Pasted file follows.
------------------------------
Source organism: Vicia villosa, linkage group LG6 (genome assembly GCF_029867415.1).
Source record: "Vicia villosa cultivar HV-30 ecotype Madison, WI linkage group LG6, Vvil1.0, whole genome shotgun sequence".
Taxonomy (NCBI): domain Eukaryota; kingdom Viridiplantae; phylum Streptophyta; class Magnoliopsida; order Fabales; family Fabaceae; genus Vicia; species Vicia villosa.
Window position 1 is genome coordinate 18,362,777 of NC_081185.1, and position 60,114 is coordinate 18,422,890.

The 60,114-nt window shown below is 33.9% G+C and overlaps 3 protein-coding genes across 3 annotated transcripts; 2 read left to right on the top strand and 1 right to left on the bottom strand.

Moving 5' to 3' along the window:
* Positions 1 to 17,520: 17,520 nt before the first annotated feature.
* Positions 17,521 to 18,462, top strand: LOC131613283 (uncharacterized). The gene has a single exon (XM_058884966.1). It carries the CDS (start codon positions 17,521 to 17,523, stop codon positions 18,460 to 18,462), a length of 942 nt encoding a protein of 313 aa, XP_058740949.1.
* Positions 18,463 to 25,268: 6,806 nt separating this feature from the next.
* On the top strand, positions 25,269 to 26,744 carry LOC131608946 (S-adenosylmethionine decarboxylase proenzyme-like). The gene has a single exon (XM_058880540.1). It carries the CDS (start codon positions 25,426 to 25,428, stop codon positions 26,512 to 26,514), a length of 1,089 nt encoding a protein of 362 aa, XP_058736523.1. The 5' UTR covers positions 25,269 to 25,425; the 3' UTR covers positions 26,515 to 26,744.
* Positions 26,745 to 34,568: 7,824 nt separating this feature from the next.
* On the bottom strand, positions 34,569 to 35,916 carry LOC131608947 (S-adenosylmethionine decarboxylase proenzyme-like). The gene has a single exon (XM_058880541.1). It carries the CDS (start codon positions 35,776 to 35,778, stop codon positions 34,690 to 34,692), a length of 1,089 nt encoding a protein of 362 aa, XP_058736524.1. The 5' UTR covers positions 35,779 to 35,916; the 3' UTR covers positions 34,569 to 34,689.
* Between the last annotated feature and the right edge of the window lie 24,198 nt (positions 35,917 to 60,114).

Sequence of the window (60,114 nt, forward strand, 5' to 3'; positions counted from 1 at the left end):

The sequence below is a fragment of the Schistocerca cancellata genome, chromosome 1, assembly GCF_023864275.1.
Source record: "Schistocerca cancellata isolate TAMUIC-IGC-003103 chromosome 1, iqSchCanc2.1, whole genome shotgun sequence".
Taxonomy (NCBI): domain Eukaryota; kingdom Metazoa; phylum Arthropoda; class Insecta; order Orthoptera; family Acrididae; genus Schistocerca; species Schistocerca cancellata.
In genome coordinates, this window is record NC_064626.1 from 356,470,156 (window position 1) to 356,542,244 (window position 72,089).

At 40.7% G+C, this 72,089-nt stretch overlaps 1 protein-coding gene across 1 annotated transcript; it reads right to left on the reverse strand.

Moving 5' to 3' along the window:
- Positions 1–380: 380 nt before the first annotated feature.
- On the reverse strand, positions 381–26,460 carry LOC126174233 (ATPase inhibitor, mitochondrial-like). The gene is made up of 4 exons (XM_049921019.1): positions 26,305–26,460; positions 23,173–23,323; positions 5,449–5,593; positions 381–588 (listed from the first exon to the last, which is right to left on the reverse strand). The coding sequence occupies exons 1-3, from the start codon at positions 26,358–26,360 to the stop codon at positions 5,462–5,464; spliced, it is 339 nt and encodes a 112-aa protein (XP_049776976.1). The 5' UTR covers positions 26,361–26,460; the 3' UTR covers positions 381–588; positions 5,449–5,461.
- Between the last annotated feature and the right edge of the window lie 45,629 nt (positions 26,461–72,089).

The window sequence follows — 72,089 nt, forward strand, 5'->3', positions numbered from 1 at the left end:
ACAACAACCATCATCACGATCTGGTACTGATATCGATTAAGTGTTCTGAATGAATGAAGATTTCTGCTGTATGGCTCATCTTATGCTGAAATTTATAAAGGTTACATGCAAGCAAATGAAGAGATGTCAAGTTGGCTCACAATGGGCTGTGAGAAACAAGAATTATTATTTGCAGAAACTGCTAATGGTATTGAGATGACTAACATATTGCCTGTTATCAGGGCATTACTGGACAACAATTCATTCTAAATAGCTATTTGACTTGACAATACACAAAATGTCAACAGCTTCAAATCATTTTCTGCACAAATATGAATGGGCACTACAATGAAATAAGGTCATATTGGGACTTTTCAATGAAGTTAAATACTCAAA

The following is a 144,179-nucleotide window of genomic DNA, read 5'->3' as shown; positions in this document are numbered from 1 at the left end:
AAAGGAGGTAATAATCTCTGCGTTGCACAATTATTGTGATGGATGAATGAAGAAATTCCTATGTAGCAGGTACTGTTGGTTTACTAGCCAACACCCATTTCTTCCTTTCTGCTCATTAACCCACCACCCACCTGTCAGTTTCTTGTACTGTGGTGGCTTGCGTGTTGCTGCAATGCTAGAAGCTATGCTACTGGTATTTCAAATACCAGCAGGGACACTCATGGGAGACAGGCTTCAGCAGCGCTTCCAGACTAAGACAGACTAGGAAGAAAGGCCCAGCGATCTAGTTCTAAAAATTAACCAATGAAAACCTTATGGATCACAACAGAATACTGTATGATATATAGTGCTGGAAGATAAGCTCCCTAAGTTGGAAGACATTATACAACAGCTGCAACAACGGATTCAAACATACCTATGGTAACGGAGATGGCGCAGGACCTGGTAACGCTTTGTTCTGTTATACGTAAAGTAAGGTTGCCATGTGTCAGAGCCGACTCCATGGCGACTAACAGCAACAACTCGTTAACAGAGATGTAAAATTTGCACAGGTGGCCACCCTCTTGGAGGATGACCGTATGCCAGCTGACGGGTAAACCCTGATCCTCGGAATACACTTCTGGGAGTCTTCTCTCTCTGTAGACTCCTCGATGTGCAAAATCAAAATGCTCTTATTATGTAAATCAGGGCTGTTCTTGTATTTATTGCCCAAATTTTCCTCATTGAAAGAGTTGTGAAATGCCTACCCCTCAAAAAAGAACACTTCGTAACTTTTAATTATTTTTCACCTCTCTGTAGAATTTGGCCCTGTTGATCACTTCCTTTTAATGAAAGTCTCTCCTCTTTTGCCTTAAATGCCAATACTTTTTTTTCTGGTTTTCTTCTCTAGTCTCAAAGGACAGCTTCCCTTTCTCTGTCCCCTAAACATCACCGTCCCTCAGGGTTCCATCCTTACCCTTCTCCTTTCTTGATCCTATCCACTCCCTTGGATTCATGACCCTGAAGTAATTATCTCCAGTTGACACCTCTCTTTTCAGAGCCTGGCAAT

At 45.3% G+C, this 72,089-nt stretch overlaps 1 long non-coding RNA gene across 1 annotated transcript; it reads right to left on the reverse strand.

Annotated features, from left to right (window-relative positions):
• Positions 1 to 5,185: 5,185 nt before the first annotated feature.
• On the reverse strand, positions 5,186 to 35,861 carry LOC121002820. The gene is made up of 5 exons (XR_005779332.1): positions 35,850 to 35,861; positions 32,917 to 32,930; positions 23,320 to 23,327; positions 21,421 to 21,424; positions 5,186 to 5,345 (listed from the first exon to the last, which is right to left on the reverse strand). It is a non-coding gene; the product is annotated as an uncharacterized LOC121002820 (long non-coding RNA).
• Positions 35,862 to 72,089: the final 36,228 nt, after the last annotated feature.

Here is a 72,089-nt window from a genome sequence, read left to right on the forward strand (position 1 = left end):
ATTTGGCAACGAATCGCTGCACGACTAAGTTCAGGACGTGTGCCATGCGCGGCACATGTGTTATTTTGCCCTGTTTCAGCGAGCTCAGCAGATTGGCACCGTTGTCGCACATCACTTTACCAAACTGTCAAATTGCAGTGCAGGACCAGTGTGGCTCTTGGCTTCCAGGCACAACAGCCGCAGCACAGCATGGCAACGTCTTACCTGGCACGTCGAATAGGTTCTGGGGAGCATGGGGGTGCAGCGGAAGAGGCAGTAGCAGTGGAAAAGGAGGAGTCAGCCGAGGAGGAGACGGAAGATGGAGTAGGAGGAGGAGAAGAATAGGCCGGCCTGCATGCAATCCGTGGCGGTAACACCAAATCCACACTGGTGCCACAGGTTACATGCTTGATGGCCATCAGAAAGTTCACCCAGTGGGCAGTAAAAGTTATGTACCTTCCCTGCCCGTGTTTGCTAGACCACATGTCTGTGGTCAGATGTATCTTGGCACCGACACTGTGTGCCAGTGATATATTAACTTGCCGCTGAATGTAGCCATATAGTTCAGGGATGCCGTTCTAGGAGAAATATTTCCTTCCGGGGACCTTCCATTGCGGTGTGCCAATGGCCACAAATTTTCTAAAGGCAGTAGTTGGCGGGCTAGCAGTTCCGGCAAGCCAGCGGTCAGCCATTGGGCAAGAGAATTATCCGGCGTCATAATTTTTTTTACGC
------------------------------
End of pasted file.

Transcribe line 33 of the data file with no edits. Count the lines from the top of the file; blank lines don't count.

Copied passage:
Here is a 72,089-nt window from a genome sequence, read left to right on the forward strand (position 1 = left end):